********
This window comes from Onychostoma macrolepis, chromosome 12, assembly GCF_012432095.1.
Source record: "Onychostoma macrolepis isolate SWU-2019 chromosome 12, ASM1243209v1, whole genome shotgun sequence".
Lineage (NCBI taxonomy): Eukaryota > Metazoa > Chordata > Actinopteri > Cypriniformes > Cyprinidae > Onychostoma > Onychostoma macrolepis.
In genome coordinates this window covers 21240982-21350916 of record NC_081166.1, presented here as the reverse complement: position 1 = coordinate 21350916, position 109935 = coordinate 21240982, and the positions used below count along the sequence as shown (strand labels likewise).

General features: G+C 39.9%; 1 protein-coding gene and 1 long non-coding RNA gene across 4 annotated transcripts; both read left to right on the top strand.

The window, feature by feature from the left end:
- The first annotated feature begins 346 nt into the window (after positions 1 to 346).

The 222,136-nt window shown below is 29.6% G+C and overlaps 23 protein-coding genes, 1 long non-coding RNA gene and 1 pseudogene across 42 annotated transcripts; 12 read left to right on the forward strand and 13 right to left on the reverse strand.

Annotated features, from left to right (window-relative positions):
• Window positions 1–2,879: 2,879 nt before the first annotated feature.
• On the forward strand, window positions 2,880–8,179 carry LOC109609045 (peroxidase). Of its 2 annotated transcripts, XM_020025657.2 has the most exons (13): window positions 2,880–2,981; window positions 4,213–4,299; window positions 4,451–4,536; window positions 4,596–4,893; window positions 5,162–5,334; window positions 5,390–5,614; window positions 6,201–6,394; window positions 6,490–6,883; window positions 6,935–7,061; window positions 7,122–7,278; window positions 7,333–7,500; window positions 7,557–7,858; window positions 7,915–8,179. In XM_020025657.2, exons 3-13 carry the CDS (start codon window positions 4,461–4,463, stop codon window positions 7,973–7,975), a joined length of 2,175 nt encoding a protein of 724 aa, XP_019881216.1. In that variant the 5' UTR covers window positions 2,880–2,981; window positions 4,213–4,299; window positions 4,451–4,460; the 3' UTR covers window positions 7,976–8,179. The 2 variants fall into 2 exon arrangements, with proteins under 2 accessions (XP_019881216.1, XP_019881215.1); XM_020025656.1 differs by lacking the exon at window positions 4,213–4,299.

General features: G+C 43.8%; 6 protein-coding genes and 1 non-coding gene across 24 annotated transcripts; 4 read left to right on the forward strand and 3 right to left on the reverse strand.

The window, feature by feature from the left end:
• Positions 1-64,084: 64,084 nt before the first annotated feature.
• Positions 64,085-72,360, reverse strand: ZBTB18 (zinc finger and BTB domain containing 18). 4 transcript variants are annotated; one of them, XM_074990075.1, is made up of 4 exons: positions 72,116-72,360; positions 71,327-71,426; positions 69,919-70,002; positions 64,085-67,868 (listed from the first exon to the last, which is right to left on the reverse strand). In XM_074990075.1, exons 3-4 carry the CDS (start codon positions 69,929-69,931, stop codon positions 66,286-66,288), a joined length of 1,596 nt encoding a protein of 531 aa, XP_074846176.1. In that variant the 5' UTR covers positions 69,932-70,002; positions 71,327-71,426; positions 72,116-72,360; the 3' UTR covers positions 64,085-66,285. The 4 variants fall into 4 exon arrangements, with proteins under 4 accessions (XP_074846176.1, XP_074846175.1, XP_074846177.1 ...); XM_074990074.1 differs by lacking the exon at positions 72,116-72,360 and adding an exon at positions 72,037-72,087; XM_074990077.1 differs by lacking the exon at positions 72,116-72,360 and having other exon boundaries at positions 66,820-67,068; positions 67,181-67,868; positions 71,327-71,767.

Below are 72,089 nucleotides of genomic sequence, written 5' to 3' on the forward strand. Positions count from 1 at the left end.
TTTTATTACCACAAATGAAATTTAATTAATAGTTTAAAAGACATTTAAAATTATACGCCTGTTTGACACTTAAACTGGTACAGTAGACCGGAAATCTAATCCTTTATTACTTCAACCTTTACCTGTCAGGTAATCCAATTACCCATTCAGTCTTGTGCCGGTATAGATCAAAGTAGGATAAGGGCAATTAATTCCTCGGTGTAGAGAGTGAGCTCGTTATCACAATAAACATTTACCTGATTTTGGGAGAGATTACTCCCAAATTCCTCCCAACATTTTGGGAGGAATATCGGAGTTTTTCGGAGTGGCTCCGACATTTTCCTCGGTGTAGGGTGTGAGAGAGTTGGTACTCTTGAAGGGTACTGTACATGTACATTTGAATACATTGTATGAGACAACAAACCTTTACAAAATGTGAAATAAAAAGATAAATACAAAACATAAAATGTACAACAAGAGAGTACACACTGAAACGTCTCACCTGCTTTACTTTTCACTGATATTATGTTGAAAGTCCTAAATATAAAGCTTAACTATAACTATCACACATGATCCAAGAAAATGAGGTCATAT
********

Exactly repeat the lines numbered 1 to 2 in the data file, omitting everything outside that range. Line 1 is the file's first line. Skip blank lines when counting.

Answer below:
This window comes from Onychostoma macrolepis, chromosome 12, assembly GCF_012432095.1.
Source record: "Onychostoma macrolepis isolate SWU-2019 chromosome 12, ASM1243209v1, whole genome shotgun sequence".